manganese ore in Kabwe, Zambia at a cost of more than $2 million, according to the Times of Zambia.

       Company chief executive officer, Luobin Bin Luo, said the furnace in the Central Province town will
       enable them to process manganese ore in Zambia instead of exporting the raw material, according to
       the report.

  Manganese Matters n° 10 (Issued June 22, 2010)                                                                                                                                 27
The IMnI does not accept any responsibility for information, views or opinions contained in the articles reprinted in Manganese Matters, which are solely those of the publications credited.
       He said the development will contribute to the growth of the Zambian economy in adding value to
       manganese, and that the development of the new furnace will create about 400 jobs.

       ―We have a huge investment in Zambia and our plans are to put up a large furnace besides the plant we
       have,‖ he said in the report.

       ―We have already presented our investment plans to the Zambia Development Agency and our intention
       to construct a furnace right here in Kabwe which will boost our production.

       ―Right now there is little activity at our plant because of the non-availability of raw materials‖.

       South Africa boosts manganese, chrome production
       Metal-Pages, 11/06/10

       South African production of mined manganese and chrome jumped in April this year, according to
       Statistics South Africa (Stats SA) this week.

       Manganese ore more than doubled at 104% year-on-year, while chromium ore production jumped more
       than 42%.

       However, copper production fell almost 22%, nickel production fell about 20% year-on-year and
       platinum-group metals (PGMs) production was off more than 8% year-on-year.

       Jupiter advances manganese project in South Africa
       Metal-Pages, 11/06/10

       Australian junior miner Jupiter Mines has almost completed its acquisition of a 49.9% stake in the Tshipi
       Kalahari Manganese Project in South Africa from a group of investors, Pallinghurst Resources and
       Investec, and will start drilling at its Oakover Manganese project this month.

       Jupiter expects all aspects of the Tshipi transaction to be finalised promptly.

       That will mean seeking shareholder approval for the transaction through an extraordinary general
       meeting (EGM) in August this year. The Department of Mineral Resources has awarded the mineral
       rights for the Tshipi Project.

       Jupiter will start drilling at its Oakover Manganese project this month. The company has identified a
       number of first pass exploration targets, which will form the basis of an exploration programme. Jupiter
       had earlier reported exploration results from Oakover, with high-grade surface sampling results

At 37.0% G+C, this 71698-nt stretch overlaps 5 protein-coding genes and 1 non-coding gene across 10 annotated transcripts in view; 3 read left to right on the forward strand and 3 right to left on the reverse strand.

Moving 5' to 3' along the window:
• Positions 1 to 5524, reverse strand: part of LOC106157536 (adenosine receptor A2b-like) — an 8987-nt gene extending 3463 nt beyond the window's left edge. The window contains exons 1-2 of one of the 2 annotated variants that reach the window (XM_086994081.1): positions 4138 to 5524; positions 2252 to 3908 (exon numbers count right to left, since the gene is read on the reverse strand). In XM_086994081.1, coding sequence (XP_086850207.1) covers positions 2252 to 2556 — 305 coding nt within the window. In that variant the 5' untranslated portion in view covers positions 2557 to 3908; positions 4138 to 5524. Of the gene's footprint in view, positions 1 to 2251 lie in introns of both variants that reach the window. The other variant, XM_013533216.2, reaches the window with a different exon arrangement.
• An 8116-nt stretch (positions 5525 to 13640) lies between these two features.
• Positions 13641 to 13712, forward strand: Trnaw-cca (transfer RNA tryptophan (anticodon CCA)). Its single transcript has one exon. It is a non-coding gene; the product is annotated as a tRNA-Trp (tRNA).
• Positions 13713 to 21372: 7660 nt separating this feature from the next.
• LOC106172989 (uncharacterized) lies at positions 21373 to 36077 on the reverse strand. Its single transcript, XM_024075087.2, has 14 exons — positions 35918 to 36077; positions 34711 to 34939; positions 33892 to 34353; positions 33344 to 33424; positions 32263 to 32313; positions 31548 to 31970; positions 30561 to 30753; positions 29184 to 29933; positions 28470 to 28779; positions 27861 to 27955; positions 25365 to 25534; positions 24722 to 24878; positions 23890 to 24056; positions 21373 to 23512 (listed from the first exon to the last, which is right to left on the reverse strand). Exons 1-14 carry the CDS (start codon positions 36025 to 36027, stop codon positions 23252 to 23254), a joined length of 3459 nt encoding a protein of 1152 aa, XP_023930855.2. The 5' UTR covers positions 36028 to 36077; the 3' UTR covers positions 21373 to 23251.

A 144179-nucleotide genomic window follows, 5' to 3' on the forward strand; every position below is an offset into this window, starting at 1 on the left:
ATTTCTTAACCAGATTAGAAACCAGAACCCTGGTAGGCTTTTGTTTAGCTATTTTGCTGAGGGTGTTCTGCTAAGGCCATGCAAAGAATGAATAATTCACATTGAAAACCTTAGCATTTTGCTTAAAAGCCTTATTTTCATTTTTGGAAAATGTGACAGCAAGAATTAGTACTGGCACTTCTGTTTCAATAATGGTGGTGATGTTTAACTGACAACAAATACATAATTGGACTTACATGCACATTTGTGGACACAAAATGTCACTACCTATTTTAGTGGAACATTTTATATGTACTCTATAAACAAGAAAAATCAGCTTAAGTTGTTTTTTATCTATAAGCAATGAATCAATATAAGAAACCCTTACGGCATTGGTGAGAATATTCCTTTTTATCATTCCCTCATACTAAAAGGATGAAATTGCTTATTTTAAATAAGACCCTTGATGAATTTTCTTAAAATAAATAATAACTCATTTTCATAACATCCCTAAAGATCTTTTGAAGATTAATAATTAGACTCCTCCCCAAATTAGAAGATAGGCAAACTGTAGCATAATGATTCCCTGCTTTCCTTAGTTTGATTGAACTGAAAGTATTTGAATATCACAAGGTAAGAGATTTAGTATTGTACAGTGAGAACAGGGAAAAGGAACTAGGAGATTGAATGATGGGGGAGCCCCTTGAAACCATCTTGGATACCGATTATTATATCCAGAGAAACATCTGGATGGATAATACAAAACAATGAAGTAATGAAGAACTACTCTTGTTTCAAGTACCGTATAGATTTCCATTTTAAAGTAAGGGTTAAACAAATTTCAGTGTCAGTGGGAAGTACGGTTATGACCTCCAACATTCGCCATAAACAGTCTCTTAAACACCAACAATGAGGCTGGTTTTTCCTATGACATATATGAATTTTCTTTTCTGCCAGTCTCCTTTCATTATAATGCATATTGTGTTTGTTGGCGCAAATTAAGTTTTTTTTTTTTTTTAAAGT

assaying up to 62.6% manganese.

       Transnet hopes to pursue big commodity-linked expansions in partnership with private sector
       Engineering News, 10/06/10

       State-owned transport utility Transnet has finally accepted the bulk of the blame for the ongoing
       underperformance of the export coal line from Mpumalanga province, to the port of Richards Bay, in
       KwaZulu-Natal, which recorded its fifth straight year of volume decreases in 2009/10.

       Acting CEO Chris Wells admitted on Thursday that the disappointing performance was primarily the
       fault of Transnet Freight Rail, notwithstanding the softening of the coal export market in line with the
       recession and some seasonal factors that affected delivery from the mines themselves.

       The matter has been the subject of something of a public blame game between the freight logistics
       group and South Africa's coal miners since 2005, during which period the export channel has not once
       operated at its 71-million-ton a year nameplate, and volumes have consistently decreased.




  Manganese Matters n° 10 (Issued June 22, 2010)                                                                                                                                 28
The IMnI does not accept any responsibility for information, views or opinions contained in the articles reprinted in Manganese Matters, which are solely those of the publications credited.
       The line disappointed yet again during Transnet's 2009/10 financial year, when 61,8-million tons of the
       material, which is used to fuel power stations in Asia and Europe, was moved - it was also the line's
       worst performance in five years.

       In fact, volumes have slipped by 3% on a compound yearly basis between 2006 and 2010, falling from
       68,8-million tons in 2005/6 to a dismal 61,8-million tons in 2009/10.

       "Export coal has not been a good story for the past five years," Well lamented, adding that the line had
       been in persistent decline from the world-class levels achieved during 2004/5.